It starts with one of the most condescending, patronizing statements it could make, given the subject matter:
At its most basic level, the question that divides the community is a seemingly trivial one: how to upgrade the network to accommodate more transactions at any given time.
moves on to perhaps the most tortured metaphor in modern financial journalism:
But because we’re talking about Bitcoin, we’re not just building one house. We’re making one house roughly every 10 minutes. And it’s not the same person or organization producing each house. The constructors can be anyone who buys the right equipment (in Bitcoin, these are called miners and are the people who own the equipment designed to solve the math problems that enable someone to add a new block to the blockchain) — and they can be located anywhere in the world, because after all, these “houses” (blocks of Bitcoin transactions) are virtual and live in the cloud.
...and then proceeds to ignore the words "gold" and "china" despite the fact that one of the forks is called Bitcoin Gold and despite the fact that 70% of all bitcoin miners are in China, behind the Great Firewall, where transaction speeds are a non-issue because the Chinese use BTC as a longterm store of value, not an exchange medium.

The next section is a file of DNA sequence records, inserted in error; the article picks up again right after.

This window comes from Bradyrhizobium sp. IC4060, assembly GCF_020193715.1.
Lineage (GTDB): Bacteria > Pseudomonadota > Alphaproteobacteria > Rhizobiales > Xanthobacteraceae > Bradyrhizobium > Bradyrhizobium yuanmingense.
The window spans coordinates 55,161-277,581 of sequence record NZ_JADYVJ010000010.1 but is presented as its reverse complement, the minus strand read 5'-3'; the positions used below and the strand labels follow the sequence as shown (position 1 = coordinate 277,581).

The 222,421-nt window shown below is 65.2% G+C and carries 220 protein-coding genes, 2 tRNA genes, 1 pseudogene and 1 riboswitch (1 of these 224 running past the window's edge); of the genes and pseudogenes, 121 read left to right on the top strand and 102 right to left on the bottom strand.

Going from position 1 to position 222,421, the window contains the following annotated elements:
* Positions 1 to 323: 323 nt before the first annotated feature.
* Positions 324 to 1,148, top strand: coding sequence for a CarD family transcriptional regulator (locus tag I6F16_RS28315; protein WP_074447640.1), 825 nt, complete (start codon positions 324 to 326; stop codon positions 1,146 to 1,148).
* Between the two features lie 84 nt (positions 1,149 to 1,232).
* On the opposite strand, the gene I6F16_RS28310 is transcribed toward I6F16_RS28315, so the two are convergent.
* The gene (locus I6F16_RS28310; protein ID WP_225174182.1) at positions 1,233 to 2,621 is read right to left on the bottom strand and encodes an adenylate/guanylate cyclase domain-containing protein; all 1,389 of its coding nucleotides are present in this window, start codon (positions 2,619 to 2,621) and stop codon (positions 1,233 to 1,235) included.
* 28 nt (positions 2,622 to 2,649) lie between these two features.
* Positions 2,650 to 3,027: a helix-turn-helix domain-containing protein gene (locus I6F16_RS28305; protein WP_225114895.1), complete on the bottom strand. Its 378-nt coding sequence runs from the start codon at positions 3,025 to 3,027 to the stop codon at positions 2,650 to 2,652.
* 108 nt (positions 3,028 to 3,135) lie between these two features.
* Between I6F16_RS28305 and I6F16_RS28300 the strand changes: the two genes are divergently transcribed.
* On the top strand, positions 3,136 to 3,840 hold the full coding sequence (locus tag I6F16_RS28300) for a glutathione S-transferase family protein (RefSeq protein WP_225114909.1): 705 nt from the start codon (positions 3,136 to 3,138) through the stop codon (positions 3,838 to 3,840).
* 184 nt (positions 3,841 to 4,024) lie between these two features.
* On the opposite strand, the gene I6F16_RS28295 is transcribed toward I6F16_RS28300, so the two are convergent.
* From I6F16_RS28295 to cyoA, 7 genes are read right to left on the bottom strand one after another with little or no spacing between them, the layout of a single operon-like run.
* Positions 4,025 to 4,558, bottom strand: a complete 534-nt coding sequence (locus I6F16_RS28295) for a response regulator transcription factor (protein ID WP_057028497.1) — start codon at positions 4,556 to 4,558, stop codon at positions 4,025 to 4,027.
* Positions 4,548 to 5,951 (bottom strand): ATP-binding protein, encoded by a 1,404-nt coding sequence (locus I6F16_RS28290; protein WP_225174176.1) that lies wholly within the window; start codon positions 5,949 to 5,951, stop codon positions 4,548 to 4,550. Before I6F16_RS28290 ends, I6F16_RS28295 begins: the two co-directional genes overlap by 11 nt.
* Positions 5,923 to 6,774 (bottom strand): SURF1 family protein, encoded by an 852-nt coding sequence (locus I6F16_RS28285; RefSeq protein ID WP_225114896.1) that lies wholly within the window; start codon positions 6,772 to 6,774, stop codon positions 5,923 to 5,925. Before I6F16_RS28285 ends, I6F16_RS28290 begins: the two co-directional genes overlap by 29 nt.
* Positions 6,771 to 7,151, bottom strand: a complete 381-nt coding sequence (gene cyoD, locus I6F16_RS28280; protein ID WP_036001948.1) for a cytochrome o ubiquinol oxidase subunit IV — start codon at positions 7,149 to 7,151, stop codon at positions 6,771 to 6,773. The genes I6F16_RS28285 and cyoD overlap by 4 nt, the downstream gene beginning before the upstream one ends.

Bitcoin will do what the Chinese want it to do. The Chinese want to use it to hide money from Xipeng. They don't care if takes four days to clear a payment; they rarely touch the shit anyway. All this cypherpunk/silicon valley nonsense ignores the true issue: the illicit use case will dominate until a legitimate use case becomes more prevalent, and the illicit use case needs no forking.
.0587, mofo. Down from .12.